Facial symmetry does not mean better childhood health
Scientists studying teenage faces have found that subtle asymmetries do not indicate poorer health in childhood.
In this study of British teens symmetrical facial features did not reliably indicate good childhood health
Symmetrical faces are often considered to be more attractive. The idea that symmetry in faces is attractive because it indicates good health and therefore a good choice of mate has generated lots of scientific literature on the evolution of how humans pick mates. However, there are few large scale and long running tests to work out if subtle differences in facial symmetry really are a good indicator of health.
The team behind this paper undertook the first study of its type by analysing the symmetry of teenagers faces at age 15 and comparing their scores to health surveys completed throughout their lives. The survey data came from the Avon Longitudinal Study of Parents and Children and involved questionnaires filled in by a child’s care giver each year. The self-reported data helped the team work out how many years a child had had health problems, the different illness the child had had (for example measles, chicken pox and meningitis) and how many symptoms like coughing, diarrhoea or vomiting the child had had on average each year. Together these measures helped the scientists get an insight into the wellbeing of the children from birth.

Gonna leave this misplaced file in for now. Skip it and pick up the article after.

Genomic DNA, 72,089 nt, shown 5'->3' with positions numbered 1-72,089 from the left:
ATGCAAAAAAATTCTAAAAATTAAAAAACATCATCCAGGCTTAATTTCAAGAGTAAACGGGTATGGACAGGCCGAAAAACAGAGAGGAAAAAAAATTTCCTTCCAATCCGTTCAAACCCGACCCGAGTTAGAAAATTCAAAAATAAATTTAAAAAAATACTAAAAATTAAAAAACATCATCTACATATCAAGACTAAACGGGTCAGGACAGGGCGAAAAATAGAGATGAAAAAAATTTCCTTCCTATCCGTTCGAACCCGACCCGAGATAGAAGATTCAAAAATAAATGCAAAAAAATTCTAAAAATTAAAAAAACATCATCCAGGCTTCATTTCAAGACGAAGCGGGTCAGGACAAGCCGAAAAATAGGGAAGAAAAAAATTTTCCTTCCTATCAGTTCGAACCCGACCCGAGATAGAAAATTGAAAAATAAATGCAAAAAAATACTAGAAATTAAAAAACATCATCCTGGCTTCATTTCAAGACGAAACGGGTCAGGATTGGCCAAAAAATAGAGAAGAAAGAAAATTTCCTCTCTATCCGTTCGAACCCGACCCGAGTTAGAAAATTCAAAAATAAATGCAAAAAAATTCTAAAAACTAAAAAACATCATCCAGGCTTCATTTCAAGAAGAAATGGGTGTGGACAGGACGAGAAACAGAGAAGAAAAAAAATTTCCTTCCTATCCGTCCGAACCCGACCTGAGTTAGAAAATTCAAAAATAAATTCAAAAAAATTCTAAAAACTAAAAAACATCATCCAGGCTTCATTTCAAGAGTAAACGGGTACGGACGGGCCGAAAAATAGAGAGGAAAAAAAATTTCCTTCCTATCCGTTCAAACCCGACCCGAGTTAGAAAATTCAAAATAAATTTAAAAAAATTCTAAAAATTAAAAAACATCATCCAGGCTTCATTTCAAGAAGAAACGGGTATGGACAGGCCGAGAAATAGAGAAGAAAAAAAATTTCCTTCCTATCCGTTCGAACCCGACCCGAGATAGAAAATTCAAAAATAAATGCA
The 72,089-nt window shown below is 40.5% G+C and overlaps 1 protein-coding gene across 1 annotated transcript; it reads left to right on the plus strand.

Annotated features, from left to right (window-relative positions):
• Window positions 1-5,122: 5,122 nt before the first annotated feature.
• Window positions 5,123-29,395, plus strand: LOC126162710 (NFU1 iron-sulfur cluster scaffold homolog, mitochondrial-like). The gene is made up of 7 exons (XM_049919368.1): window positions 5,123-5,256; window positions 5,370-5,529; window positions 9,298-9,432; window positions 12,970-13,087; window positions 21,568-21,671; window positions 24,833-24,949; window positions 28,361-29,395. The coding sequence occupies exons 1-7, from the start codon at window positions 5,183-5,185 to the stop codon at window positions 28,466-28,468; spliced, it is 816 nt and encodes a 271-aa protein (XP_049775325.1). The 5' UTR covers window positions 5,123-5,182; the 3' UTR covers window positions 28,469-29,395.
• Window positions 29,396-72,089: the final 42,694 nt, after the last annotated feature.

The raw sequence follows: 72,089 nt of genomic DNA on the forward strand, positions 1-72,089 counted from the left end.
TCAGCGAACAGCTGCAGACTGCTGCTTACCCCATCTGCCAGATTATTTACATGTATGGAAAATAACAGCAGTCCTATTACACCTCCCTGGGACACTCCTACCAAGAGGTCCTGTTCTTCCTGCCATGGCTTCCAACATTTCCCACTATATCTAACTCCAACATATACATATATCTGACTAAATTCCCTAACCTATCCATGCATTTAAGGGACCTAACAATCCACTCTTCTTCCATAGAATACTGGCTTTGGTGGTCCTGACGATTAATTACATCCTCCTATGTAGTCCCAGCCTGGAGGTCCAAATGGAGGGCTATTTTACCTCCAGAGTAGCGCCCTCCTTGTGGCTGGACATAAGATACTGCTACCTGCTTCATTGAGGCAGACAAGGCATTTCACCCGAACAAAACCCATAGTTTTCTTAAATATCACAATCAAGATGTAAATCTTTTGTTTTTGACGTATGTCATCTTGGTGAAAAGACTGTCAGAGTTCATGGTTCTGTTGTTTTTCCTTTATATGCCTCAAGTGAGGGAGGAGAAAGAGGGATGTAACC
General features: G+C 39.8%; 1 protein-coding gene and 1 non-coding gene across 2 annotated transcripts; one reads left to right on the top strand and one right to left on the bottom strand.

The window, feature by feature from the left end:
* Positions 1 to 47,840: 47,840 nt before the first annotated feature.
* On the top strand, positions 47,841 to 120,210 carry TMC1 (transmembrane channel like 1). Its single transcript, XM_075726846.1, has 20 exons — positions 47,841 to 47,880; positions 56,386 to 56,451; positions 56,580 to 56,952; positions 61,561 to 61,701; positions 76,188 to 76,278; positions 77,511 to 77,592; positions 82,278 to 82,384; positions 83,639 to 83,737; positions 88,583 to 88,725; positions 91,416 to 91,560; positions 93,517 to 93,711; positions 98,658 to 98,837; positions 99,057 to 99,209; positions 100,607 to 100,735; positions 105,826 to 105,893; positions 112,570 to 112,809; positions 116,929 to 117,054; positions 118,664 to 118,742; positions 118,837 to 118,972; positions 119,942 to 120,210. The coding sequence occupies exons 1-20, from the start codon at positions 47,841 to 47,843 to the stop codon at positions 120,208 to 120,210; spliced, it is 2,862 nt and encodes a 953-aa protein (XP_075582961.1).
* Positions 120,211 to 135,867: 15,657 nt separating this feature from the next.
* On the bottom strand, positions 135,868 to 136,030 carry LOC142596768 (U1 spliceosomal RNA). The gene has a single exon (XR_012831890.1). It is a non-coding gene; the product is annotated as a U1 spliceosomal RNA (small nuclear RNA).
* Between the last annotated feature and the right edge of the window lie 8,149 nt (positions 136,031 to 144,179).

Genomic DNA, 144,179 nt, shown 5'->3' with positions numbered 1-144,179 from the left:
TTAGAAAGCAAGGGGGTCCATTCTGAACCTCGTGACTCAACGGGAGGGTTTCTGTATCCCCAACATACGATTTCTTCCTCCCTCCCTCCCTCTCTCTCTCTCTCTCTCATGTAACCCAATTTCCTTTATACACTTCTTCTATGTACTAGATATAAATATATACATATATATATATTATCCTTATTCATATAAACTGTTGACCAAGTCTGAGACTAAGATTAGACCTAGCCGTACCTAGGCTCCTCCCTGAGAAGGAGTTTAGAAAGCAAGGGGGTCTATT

The results of the team’s analysis showed that there was no significant association between the symmetry of the faces of the teenagers at 15 and their childhood health. The team didn’t find any difference in how the teens’ faces scored for symmetry between those who had had many of the conditions the survey’s probed for and those who had had few of them.
The team did however find a small but significant relationship between facial symmetry and IQ for the boys in the study but not the girls. The male teenagers who had more symmetric faces at age 15 had better scores on an IQ test taken when they were 8 years old than the teens with less symmetric faces. This results is ‘consistent with the idea that low facial asymmetry is associated with improved developmental outcomes,’ say the team.
The team say that their study shows that subtle differences in the symmetry of faces is not a reliable indicator of childhood health. Larger variations in facial symmetry do result from various genetic disorders and trauma in early development. The team say that preferences to find symmetrical faces more attractive even though subtle symmetries aren’t indicative of good health might have evolved not to provide marginal fitness benefits but ‘due to the potential costs associated with picking a mate with a serious developmental problem’.